Verve Tests First One and Done Gene Editing Treatment for Hereditary Killer

Heart Health

High cholesterol is a leading cause of heart disease, which is the primary cause of death in the United States. While there are multiple cholesterol drugs on the market, Verve Therapeutics aims to create a one-time treatment that will permanently lower low-density lipoprotein (LDL) cholesterol in patients with familial hypercholesterolemia.

Tuesday morning, Cambridge, MA-based Verve announced it has dosed the first patient with VERVE-101, a CRISPR base editing medicine candidate in a Phase Ib heart-1 clinical trial. VERVE-101 is a one-time treatment designed to permanently lower LDL cholesterol to treat familial hypercholesterolemia and heart attack. It is designed to permanently turn off the PCSK9 gene in the liver to reduce disease-driving low-density LDL-C. 

The Phase Ib study is specifically aimed at patients with heterozygous familial hypercholesterolemia (HeFH), which is a potentially life-threatening subtype of atherosclerotic cardiovascular disease (ASCVD). Cardiovascular disease is a significant health issue in the United States. It is estimated that cardiovascular events such as a stroke or heart attack affect someone in America every 40 seconds.

VERVE-101 consists of an adenine base editor messenger RNA, which was licensed from Beam Therapeutics, and an optimized guide RNA targeting the PCSK9 gene packaged in an engineered lipid nanoparticle. Through a single “A-to-G” change in the DNA genetic sequence of PCSK9, VERVE-101 expects the therapeutics to inactivate the target gene, which would lead to lower LDL-C levels and reduce the risk for ASCVD.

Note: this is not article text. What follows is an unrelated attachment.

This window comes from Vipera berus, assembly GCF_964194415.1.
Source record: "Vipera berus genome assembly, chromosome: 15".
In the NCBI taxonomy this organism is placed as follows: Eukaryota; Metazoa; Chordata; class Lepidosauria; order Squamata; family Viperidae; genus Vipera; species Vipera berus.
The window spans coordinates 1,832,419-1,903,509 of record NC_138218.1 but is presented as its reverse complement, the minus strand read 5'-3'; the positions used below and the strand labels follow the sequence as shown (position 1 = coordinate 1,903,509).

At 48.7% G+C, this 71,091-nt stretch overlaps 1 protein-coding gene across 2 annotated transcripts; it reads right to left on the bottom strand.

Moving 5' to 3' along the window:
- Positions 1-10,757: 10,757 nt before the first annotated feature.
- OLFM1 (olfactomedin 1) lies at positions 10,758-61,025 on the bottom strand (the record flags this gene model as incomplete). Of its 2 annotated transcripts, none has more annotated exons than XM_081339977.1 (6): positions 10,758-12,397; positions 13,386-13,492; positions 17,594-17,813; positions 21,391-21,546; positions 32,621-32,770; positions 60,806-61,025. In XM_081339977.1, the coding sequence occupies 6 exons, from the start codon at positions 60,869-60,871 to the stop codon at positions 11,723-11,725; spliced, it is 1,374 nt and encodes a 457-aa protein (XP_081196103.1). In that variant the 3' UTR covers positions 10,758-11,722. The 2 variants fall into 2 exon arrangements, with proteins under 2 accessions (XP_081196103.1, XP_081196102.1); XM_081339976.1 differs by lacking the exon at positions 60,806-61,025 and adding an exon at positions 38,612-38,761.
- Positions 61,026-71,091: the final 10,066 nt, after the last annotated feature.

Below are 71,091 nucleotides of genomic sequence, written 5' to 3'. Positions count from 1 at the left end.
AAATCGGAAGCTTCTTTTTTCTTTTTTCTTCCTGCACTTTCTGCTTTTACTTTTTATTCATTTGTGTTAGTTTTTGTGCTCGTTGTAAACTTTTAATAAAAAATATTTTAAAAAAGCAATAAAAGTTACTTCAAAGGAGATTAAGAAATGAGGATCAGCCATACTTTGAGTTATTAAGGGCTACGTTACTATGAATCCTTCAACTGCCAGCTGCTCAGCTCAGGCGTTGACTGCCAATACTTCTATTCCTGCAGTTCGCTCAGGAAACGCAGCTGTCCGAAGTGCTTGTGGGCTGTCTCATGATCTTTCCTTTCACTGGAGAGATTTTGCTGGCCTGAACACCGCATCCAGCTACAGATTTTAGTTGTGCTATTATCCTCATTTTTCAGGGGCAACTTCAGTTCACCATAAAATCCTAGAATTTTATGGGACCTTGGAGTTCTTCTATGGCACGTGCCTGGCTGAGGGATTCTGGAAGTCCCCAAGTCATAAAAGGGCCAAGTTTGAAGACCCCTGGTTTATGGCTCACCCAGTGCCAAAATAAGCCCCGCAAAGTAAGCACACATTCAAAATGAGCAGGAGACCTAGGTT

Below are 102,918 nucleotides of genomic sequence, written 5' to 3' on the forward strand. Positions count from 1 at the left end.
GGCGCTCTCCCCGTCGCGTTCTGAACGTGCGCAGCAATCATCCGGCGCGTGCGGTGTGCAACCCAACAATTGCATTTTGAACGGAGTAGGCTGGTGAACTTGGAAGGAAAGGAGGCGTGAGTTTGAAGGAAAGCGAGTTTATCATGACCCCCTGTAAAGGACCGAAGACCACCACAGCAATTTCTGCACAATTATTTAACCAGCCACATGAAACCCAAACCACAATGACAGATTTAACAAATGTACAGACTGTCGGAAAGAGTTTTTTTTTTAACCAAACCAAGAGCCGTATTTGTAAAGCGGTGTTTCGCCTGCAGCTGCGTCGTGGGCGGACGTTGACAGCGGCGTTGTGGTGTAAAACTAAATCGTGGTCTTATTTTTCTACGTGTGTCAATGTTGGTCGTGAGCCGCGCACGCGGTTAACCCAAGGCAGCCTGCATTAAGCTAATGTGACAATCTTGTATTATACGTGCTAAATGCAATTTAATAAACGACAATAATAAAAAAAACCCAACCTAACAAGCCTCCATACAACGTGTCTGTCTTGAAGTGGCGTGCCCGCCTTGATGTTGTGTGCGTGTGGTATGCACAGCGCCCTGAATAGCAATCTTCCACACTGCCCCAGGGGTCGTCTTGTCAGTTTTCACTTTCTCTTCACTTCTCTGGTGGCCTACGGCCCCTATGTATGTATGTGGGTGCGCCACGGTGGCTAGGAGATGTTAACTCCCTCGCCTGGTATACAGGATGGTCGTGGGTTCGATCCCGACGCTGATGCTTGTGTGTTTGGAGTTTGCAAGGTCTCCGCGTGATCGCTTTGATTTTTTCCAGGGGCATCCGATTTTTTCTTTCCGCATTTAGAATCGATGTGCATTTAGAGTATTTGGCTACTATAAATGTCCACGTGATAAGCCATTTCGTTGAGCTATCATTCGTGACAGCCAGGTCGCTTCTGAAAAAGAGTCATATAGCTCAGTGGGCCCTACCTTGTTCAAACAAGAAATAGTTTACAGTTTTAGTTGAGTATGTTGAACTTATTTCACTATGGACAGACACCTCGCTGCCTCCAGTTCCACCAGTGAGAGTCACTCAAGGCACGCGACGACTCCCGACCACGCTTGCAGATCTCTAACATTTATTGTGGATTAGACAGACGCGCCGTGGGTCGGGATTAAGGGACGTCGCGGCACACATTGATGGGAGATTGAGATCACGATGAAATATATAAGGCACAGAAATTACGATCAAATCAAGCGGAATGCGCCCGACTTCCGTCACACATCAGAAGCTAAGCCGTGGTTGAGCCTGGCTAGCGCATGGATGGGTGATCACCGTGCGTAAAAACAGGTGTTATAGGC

Sekar Kathiresan, co-founder and CEO of Verve, said preclinical data has shown that VERVE-101 could be a “game-changing treatment option” for patients with HeFH, a genetic condition that causes high LDL-C levels. High levels of LDL-C beginning at birth accelerate the development of atherosclerotic cardiovascular disease, which increases the risk for cardiovascular events.

Transcending Current HeFH Treatments 

There are drugs on the market for HeFH, such as Amgen’s Repatha, a PCSK9 inhibitor, which is an injectable medication administered once every two weeks. In contrast, VERVE-101 would be a one-time option for patients, if it passes regulatory muster. Verve estimates that about 20% of HeFH patients who are receiving standard-of-care treatment fail to achieve the desired lowering of LDL-C, partly due to patient adherence as well as access to health care professionals.

“VERVE-101 is a first-in-class gene-editing medicine that we have designed to make a single spelling change in liver DNA to permanently turn off a disease-causing gene. The dosing of the first human with such an investigational base editing medicine represents a significant achievement by our team and for the field of gene editing,” Kathiresan said in a statement.

The Heart-1 clinical trial is expected to enroll approximately 40 adult HeFH patients with established ASCVD. The trial will assess the safety and tolerability of VERVE-101 and will include additional analyses for pharmacokinetics and reductions in blood PCSK9 protein and LDL-C.

“Our ultimate goal with VERVE-101 is to bring a new option to the millions of people with ASCVD around the world, and dosing participants in the Phase I study for this first indication, HeFH, is a key inflection point to achieving that goal,” Andrew Bellinger, chief scientific and medical officer at Verve, said in a statement. “VERVE-101 has the potential to change the way cardiovascular disease is cared for by lowering LDL-C as low as possible for as long as possible after a single treatment.” 

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